Risks and rewards

Office hours

Office hours is the lowest level of commitment for both clients and consultants as it usually involves a small number of hours. As a client, you aren’t stuck for long if you find the consultant isn’t a good fit.

But if you don’t agree to recurring meetings, you are taking a chance that the consultant will not be available on the day and time you need them. You must understand that the consultant has other clients, many of whom are paying more money for more time with the consultant, who is “squeezing you in” between tasks for other clients. I personally enjoy these types of engagements because they are easy to fit in my schedule and don’t usually require a lot of preparation before meetings.

An office-hours engagement is not appropriate for complex hands-on work. It can be good for design and architecture discussions, or for help solving a specific problem. I’ve had clients successfully use office hours for help with DAX measures in Power BI. I’ve had helpful white-boarding sessions during office hours. But when something looks like it will become a full project, or there are urgent troubleshooting needs with high complexity, I usually suggest that a different type of engagement would be more helpful.

Bucket of hours

The biggest risk with the bucket of hours is scheduling and availability. It can be helpful to agree that the hours must be used by a specific date. This helps the consultant plan for those hours in their schedule and ensure that revenue will be earned in the period expected, rather than leaving the agreement open indefinitely. But clients must manage the hours to ensure they are used before the expiration date.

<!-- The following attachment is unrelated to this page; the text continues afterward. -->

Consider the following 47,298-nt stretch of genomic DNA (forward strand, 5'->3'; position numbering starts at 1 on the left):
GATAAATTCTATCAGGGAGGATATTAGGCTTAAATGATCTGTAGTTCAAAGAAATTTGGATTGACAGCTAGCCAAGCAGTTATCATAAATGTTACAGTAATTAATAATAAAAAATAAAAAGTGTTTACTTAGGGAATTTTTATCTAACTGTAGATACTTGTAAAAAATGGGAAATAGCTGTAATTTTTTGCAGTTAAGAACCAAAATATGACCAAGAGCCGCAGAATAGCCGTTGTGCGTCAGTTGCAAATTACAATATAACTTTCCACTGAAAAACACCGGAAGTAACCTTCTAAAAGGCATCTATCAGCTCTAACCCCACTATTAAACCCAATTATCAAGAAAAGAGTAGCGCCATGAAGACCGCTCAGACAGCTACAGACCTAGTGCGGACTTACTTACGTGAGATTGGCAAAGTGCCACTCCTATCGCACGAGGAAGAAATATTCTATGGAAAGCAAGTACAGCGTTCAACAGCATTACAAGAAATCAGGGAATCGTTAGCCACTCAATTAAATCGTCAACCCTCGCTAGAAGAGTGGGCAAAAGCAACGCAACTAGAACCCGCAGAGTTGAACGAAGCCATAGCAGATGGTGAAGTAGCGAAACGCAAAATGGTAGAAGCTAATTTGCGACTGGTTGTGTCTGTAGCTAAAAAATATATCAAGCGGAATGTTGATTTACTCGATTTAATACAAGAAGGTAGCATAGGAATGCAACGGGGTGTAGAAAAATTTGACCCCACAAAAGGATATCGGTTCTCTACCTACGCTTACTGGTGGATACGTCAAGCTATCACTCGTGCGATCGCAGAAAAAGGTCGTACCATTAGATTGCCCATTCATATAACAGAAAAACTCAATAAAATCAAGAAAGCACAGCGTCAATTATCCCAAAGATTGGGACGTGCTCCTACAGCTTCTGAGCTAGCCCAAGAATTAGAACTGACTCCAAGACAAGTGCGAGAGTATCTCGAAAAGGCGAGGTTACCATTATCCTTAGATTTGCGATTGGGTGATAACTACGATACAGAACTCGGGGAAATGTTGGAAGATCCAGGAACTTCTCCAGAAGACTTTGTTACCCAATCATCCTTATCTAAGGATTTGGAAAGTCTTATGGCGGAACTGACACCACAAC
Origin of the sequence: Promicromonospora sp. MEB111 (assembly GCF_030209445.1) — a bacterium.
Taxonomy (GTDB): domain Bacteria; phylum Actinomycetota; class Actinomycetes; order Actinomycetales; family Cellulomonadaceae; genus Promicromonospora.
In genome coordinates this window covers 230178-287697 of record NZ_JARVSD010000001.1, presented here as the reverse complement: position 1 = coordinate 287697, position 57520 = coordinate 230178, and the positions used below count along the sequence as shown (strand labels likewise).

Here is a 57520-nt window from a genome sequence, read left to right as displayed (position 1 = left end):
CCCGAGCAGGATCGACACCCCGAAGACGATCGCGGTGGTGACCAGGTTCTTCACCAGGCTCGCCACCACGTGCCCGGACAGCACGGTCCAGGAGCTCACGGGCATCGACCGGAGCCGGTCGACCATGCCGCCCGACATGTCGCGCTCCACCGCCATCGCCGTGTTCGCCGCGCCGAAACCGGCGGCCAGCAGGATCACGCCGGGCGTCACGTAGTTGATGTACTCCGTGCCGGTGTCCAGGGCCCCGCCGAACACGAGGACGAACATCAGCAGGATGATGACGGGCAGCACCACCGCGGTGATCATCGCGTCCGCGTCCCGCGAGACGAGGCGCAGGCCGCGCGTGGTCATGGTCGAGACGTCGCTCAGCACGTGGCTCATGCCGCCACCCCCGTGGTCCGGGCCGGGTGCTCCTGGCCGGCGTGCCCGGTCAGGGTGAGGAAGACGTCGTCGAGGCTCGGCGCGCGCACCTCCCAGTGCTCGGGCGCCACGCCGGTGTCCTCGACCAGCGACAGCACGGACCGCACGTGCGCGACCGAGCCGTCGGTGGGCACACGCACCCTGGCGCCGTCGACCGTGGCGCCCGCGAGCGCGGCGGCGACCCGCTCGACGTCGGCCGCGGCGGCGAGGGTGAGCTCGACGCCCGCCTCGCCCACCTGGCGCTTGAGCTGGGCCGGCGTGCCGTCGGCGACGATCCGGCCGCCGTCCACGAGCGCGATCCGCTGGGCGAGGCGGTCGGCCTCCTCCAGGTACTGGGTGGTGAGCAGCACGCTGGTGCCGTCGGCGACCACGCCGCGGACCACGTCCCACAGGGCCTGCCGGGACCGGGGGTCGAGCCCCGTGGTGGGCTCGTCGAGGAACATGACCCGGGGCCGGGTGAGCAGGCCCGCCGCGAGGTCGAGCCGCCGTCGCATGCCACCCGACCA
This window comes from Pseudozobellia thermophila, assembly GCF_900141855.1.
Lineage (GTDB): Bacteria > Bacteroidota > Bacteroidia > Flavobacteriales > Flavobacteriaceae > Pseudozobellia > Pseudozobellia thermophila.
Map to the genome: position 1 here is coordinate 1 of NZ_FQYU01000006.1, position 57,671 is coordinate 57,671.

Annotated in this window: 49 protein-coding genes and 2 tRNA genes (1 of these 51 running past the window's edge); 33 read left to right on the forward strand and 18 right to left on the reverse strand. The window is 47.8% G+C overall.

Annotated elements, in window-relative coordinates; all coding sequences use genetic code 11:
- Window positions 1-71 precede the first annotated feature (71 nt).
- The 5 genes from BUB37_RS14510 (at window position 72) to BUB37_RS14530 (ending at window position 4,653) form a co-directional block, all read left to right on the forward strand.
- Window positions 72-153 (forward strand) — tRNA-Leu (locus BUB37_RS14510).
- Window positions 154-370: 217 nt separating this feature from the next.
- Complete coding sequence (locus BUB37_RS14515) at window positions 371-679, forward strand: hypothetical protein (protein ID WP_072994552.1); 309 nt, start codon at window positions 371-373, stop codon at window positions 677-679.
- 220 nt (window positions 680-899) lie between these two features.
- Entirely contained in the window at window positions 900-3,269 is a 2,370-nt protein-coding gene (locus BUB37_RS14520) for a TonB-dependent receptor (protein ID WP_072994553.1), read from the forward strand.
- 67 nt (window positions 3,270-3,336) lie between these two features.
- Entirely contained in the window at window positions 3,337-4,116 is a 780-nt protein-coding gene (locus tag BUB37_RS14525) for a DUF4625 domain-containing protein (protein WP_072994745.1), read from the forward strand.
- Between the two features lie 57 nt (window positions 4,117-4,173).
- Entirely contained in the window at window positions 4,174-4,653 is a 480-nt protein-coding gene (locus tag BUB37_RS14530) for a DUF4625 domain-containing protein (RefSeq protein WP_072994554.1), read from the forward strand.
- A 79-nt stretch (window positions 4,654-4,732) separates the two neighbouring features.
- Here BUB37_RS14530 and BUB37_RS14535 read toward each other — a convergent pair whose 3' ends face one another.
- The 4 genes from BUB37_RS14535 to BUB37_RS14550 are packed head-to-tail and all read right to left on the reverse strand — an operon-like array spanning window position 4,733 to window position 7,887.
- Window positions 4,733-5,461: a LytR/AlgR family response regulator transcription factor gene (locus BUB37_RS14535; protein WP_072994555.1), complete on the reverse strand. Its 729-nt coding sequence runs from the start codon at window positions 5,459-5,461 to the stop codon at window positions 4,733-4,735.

This type of engagement is best when there is effective communication between the client and consultant and deadlines are somewhat flexible. Since the consultant isn’t engaged full-time, they will have other deadlines for other clients that they must work around. This sometimes requires a bit of patience from clients. Unless it is specified in the agreement, clients usually can’t expect consultants to be immediately available.

I’ve seen two ways this type of engagement is used successfully.

  1. Clients clearly communicate tasks and deadlines each week and consultants deliver them at the end of the week, until the engagement is over.
  2. Clients use the hours for non-urgent support, where work consists mostly of paired programming or troubleshooting a system with which the consultant is familiar. Clients give the consultant at least a day’s notice when scheduling a meeting. The consultant only has tasks that arise as action items from the programming/troubleshooting work sessions.

While there may be a theme to the work, no one has agreed to deliver specific outcomes in this type of engagement. If that is needed, a project-based engagement may be more suitable. Buckets of hours are good for short-term tasks and support.


Retainers involve a bit more commitment, as they usually last for multiple months. Often, retainer hours are discounted compared to time & material hours because the stability and long-term relationship are valued by the consultant.

At DCAC, we often use retainers for “DBA-as-a-service” engagements, where clients need someone to perform patching and maintenance, monitor databases, tune queries, and perform backups and restores. They don’t know exactly how many hours each task will require each month, but they are sure they will need a consultant for the agreed upon number of hours.

Retainer hours are often “use them or lose them”. If clients don’t give the consultant work to do, the hours won’t roll over to the next month.

Because retainers usually involve part-time work, it’s important to set expectations about the consultant’s availability. If a client needs the consultant to be available immediately for urgent support matters, that should be written into the agreement (e.g., “The Consultant will respond to all support requests within one hour of receipt.”).